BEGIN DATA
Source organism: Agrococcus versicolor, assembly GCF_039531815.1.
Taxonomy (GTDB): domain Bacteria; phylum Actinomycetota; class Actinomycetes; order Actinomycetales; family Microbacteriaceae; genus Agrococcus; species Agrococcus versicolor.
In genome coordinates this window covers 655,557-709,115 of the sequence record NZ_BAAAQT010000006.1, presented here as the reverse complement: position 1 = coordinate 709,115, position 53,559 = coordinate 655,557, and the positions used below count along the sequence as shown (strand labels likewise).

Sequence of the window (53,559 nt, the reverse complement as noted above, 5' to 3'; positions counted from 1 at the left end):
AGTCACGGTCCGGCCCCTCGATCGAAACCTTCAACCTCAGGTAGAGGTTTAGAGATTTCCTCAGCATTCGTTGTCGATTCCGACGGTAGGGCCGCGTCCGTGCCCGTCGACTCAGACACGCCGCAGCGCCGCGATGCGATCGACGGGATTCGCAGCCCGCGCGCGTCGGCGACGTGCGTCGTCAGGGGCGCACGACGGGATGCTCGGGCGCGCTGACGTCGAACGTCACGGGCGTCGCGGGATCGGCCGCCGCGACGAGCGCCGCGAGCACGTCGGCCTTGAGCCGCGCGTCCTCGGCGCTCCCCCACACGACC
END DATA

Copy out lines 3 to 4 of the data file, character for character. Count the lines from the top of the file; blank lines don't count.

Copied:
In genome coordinates this window covers 655,557-709,115 of the sequence record NZ_BAAAQT010000006.1, presented here as the reverse complement: position 1 = coordinate 709,115, position 53,559 = coordinate 655,557, and the positions used below count along the sequence as shown (strand labels likewise).

Sequence of the window (53,559 nt, the reverse complement as noted above, 5' to 3'; positions counted from 1 at the left end):